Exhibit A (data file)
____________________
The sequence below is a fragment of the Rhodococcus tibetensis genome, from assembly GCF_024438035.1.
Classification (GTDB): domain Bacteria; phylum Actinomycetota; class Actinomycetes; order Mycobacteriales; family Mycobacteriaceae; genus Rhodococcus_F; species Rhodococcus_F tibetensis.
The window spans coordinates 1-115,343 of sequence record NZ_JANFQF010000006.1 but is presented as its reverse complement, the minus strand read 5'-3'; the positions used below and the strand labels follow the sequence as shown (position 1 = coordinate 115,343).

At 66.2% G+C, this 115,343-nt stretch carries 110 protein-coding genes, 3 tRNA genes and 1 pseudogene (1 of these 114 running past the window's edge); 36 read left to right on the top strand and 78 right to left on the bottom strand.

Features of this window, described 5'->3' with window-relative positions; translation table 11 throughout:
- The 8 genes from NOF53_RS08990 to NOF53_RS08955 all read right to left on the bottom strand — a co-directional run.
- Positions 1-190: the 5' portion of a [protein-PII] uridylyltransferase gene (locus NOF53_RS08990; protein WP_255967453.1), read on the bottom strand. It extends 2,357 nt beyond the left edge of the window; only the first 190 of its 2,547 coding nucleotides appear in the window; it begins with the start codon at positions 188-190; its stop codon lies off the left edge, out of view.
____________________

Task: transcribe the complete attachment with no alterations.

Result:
The sequence below is a fragment of the Rhodococcus tibetensis genome, from assembly GCF_024438035.1.
Classification (GTDB): domain Bacteria; phylum Actinomycetota; class Actinomycetes; order Mycobacteriales; family Mycobacteriaceae; genus Rhodococcus_F; species Rhodococcus_F tibetensis.
The window spans coordinates 1-115,343 of sequence record NZ_JANFQF010000006.1 but is presented as its reverse complement, the minus strand read 5'-3'; the positions used below and the strand labels follow the sequence as shown (position 1 = coordinate 115,343).

At 66.2% G+C, this 115,343-nt stretch carries 110 protein-coding genes, 3 tRNA genes and 1 pseudogene (1 of these 114 running past the window's edge); 36 read left to right on the top strand and 78 right to left on the bottom strand.

Features of this window, described 5'->3' with window-relative positions; translation table 11 throughout:
- The 8 genes from NOF53_RS08990 to NOF53_RS08955 all read right to left on the bottom strand — a co-directional run.
- Positions 1-190: the 5' portion of a [protein-PII] uridylyltransferase gene (locus NOF53_RS08990; protein WP_255967453.1), read on the bottom strand. It extends 2,357 nt beyond the left edge of the window; only the first 190 of its 2,547 coding nucleotides appear in the window; it begins with the start codon at positions 188-190; its stop codon lies off the left edge, out of view.